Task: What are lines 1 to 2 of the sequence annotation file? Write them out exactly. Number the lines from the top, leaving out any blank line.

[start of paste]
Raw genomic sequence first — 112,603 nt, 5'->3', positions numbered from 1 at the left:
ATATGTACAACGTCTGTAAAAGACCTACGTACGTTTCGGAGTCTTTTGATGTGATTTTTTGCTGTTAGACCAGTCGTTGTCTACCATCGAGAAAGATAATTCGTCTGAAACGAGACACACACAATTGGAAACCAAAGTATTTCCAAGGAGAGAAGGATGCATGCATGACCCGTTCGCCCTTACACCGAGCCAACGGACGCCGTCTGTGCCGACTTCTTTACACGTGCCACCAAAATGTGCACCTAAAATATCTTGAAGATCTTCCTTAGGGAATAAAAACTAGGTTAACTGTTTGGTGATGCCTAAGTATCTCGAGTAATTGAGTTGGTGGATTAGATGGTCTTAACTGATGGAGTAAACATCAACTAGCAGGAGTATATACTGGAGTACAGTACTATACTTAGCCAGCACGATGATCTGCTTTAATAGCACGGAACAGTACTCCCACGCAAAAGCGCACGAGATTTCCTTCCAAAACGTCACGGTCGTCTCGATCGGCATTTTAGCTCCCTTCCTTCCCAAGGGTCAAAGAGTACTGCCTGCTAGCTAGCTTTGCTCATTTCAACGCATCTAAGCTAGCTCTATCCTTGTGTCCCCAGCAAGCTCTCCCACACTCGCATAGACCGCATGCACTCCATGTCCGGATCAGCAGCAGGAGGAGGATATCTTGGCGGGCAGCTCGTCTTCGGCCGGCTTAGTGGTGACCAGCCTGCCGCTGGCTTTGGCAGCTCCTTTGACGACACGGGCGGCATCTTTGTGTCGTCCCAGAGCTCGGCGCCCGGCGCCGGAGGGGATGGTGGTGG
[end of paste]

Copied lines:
Raw genomic sequence first — 112,603 nt, 5'->3', positions numbered from 1 at the left:
ATATGTACAACGTCTGTAAAAGACCTACGTACGTTTCGGAGTCTTTTGATGTGATTTTTTGCTGTTAGACCAGTCGTTGTCTACCATCGAGAAAGATAATTCGTCTGAAACGAGACACACACAATTGGAAACCAAAGTATTTCCAAGGAGAGAAGGATGCATGCATGACCCGTTCGCCCTTACACCGAGCCAACGGACGCCGTCTGTGCCGACTTCTTTACACGTGCCACCAAAATGTGCACCTAAAATATCTTGAAGATCTTCCTTAGGGAATAAAAACTAGGTTAACTGTTTGGTGATGCCTAAGTATCTCGAGTAATTGAGTTGGTGGATTAGATGGTCTTAACTGATGGAGTAAACATCAACTAGCAGGAGTATATACTGGAGTACAGTACTATACTTAGCCAGCACGATGATCTGCTTTAATAGCACGGAACAGTACTCCCACGCAAAAGCGCACGAGATTTCCTTCCAAAACGTCACGGTCGTCTCGATCGGCATTTTAGCTCCCTTCCTTCCCAAGGGTCAAAGAGTACTGCCTGCTAGCTAGCTTTGCTCATTTCAACGCATCTAAGCTAGCTCTATCCTTGTGTCCCCAGCAAGCTCTCCCACACTCGCATAGACCGCATGCACTCCATGTCCGGATCAGCAGCAGGAGGAGGATATCTTGGCGGGCAGCTCGTCTTCGGCCGGCTTAGTGGTGACCAGCCTGCCGCTGGCTTTGGCAGCTCCTTTGACGACACGGGCGGCATCTTTGTGTCGTCCCAGAGCTCGGCGCCCGGCGCCGGAGGGGATGGTGGTGG